# If p(x) is a non-negative quadratic polynomial, p(0)=8 and p(8)=0, what is p(-4)?

A quadratic polynomial $p(x)$ is such that $p(x)$ never takes any negative values. Also, $p(0)=8$ and $p(8)=0$. What would $p(-4)$ be?

I tried doing it by taking the minimum value as zero that is the vertex of the polynomial at $8$. How do we go about after finding out values of $a$ and $b$ in the standard form of the equation $ax^2 + bx + c$ ? Could this be done in a shorter way graphically?

• If $p(x)$ never takes any negative values, wouldn't $p(-4)$ be undefined? Or invalid? – Brian J Jun 1 '15 at 19:02
• @BrianJ I think he means $p(x) \geq 0 \forall x$. – Johanna Jun 1 '15 at 19:04
• Please, try to make the titles of your questions more informative. E.g., Why does $a<b$ imply $a+c<b+c$? is much more useful for other users than A question about inequality. From How can I ask a good question?: Make your title as descriptive as possible. In many cases one can actually phrase the title as the question, at least in such a way so as to be comprehensible to an expert reader. You can find more tips for choosing a good title here. – Martin Sleziak Jun 2 '15 at 5:04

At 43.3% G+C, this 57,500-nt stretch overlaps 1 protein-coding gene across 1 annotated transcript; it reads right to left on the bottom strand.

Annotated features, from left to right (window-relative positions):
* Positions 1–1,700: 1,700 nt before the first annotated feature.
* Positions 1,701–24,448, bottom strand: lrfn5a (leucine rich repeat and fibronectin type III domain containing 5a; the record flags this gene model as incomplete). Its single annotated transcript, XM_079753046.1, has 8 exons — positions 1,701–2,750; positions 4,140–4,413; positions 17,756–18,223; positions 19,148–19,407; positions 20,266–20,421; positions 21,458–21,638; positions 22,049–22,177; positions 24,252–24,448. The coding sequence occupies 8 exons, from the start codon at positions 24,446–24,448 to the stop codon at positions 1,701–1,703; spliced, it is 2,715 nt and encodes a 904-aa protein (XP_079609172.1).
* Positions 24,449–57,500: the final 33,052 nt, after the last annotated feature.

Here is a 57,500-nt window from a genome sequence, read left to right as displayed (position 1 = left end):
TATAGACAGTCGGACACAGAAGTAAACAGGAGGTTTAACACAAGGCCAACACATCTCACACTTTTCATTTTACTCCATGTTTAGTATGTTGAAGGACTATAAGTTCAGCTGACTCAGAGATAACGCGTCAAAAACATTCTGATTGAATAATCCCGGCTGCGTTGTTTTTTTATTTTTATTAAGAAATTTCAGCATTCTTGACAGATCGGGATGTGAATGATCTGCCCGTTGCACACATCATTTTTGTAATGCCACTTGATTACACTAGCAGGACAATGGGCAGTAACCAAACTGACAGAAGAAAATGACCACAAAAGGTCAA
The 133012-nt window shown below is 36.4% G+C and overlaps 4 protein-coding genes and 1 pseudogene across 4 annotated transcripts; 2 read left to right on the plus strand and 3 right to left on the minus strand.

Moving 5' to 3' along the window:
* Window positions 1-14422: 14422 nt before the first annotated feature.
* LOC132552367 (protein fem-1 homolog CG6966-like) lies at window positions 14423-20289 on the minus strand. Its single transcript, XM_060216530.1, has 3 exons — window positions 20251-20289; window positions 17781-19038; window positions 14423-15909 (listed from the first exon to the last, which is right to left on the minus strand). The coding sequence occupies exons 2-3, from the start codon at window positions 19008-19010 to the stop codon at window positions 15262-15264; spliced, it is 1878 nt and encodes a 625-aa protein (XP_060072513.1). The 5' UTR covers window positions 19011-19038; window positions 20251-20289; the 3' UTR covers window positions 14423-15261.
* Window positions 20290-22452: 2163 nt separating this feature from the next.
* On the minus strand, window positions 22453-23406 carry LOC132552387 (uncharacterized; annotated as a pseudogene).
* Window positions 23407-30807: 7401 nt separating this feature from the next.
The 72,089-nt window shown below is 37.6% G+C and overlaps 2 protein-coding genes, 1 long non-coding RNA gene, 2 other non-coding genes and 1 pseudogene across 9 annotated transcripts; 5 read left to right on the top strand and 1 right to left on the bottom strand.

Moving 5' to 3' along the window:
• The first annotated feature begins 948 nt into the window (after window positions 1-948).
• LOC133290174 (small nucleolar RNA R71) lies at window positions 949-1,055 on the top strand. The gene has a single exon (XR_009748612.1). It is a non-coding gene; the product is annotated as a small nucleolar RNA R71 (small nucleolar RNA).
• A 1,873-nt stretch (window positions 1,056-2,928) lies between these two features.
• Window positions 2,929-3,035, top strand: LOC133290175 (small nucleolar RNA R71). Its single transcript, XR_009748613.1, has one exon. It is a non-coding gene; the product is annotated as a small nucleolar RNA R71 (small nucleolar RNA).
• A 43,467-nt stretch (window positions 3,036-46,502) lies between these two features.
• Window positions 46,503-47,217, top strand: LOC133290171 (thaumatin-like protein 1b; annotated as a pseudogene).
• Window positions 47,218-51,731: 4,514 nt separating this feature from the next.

Here's a way to solve this without needing as much mathematical insight as Barry's answer. If the polynomial is $$p(x) = ax^2 + bx + c,$$ then from $p(0) = 8$ we get $$0a + 0b + c=8,$$ from $p(8) = 0$ we get $$64a + 8b + c = 0,$$ and from $p(x)$ never taking any negative values, it follows that $x=8$ is a minimum, and so $p′(8) = 0$, and since $p′(x) = 2ax + b$, then we get $$16a + b + 0c = 0.$$ This gives three simultaneous equations in three variables, which give the coefficients $$a={1\over 8}, b=-2, c=8.$$
Since $p(x)$ is always non-negative, and $p(8) = 0$, it follows that that must be the vertex. The standard form for a parabola is $a(x-h)^2 + k$, and we already know that $(h,k)$ is $(8,0)$. That gives us $p(x) = a(x-8)^2$.
Now simply plug in $p(0) = 8$ to get $a = \frac{1}{8}$ to find $p$:
$$p(x) = \frac{1}{8}(x-8)^2$$
$$p(-4) = 18$$